I could elaborate on my question but all I can say is that it's for a research paper.
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Without knowing the specifics of your assignment, I am not sure how to answer.
I can suggest (as a starting point), you read the works of Joseph Campbell. He wrote extensively on the role of myth in society and uses various cultures as support.
You may also want to consider how epic poems such as The Iliad, The Odyssey and Beowulf began and how they were passed on by the people of their respective cultures.
What I can say is that the subjects of many early written and oral works were the myths of a group of people.
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How about the prevalence of themes of classical mythology in Renaissance secular vocal music? Italian and English composers of Madrigals (a cappella, often polyphonic, secular vocal music involving lots of fa-la-las) often made reference to various nymphs and mythological characters from Greek and Roman Mythology (Bacchus and Amaryllis were particularly popular).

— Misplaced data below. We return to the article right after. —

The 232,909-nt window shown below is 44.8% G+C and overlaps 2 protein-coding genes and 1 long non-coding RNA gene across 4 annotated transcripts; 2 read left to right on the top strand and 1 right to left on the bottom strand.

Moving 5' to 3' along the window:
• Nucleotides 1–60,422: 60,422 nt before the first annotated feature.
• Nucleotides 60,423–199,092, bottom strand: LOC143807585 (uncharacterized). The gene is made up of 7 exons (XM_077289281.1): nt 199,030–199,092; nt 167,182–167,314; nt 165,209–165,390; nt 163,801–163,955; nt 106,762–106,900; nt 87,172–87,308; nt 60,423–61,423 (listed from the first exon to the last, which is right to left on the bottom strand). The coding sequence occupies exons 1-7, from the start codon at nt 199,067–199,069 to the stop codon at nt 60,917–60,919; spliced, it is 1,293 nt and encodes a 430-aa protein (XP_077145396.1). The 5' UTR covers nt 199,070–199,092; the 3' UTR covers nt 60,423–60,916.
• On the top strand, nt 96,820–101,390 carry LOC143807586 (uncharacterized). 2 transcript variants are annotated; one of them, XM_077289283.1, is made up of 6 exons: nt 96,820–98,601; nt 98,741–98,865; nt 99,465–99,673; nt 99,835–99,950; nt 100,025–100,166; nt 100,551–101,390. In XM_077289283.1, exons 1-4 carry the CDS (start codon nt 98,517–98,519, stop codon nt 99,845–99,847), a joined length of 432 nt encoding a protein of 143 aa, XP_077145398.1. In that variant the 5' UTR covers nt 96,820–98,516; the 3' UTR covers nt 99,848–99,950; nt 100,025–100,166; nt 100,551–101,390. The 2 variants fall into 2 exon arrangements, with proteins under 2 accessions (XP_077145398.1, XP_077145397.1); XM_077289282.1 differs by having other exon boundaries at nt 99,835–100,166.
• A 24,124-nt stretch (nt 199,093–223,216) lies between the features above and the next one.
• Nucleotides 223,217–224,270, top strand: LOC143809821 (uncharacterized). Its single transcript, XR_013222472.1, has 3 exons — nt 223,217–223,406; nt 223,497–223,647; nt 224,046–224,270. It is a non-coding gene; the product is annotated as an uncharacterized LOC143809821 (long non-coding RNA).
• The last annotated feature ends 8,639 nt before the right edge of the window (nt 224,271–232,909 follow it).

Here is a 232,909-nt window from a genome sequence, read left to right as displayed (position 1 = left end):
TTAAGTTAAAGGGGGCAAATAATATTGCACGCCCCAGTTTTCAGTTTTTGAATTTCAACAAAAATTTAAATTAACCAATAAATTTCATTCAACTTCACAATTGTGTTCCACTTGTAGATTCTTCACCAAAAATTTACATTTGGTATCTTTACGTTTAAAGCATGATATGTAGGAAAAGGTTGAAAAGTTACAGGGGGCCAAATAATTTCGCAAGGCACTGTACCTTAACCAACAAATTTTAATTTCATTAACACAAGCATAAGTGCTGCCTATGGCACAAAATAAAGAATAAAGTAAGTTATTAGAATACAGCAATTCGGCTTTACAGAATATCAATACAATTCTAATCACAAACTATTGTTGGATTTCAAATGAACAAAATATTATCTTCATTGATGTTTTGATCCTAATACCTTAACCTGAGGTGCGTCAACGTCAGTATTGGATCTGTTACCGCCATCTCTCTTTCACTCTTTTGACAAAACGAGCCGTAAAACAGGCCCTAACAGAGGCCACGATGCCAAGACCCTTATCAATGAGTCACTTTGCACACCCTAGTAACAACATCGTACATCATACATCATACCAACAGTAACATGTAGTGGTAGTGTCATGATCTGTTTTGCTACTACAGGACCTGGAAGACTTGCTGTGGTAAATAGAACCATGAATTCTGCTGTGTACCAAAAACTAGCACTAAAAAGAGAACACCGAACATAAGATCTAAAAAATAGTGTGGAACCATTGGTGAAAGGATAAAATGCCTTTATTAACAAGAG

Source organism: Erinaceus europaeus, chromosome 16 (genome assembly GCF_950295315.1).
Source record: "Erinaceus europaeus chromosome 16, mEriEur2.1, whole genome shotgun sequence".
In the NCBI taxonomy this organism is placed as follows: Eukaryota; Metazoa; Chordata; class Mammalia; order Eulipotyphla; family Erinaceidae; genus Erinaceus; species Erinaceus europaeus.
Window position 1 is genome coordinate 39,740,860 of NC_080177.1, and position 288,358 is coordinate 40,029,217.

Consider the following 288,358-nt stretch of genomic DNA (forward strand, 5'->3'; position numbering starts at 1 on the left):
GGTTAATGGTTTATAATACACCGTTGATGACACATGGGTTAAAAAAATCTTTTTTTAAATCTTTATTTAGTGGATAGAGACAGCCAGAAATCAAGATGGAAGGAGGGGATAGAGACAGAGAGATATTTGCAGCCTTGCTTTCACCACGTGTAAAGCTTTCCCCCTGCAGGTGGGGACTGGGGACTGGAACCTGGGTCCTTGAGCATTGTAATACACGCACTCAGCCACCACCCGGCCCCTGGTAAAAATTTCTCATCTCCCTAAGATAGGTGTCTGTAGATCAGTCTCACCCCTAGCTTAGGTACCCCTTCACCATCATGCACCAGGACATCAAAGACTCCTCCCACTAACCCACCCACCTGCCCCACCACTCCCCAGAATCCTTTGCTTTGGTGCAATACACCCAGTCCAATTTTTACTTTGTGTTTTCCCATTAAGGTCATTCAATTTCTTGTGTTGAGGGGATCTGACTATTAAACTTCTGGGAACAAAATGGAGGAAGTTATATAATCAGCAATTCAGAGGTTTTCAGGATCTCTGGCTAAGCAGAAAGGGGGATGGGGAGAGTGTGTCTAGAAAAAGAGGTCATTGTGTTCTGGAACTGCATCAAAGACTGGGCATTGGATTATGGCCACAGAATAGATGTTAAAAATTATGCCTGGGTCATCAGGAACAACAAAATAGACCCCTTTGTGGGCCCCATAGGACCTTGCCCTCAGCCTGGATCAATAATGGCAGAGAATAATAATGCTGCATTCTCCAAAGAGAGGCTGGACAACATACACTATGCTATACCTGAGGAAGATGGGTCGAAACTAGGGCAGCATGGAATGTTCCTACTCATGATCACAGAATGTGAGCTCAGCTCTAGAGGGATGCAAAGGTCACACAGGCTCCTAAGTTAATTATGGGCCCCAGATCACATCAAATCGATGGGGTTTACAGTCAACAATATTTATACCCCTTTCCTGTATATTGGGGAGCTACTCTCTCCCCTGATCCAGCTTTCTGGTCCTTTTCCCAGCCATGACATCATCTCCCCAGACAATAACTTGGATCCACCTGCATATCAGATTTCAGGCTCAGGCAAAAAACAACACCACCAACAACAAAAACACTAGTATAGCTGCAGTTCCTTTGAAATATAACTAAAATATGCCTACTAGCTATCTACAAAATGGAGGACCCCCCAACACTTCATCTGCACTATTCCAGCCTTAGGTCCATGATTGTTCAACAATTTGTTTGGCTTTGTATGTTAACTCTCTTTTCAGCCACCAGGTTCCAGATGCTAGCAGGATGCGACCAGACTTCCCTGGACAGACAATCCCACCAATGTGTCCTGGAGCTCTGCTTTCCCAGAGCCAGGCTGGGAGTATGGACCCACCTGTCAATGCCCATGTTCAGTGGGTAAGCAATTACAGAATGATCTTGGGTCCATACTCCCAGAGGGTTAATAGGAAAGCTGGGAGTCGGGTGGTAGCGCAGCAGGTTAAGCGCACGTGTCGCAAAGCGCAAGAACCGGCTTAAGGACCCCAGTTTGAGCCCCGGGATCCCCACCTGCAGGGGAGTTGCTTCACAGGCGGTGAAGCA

There are many popular songs that refer to mythology. You can search for the lyrics of these songs. They often retell the mythological story or use the myth as a way to talk about another subject. I once wrote a paper on mythology represented in various art forms, so I know there is a lot of research out there. Here is a list of some of the popular music that refers to mythology:
Flight of Icarus by Iron Maiden
Achilles Last Stand by Led Zeppelin
Eurydice by Noe Venable
Isis by Bob Dylan
Sisyphus by Pink Floyd
You might also want to think how the archetypes created in such mythological classics as Ovid's Metamorphoses, The Illiad, The Odyssey and The Aeneid are carried on through the ages and find expression in music. Consider, for example the journey home that Aeneas and Odysseus embark on and how this might be reflected in popular music through the ages.
The use of archetypes in musical lyrics may be one way to connect mythology and music.
Artists like Bjork and U2 tend to write songs with a literary bent that is sometimes seen in references they make to mythology and sometimes in specific perspectives and premises presented in their songs.
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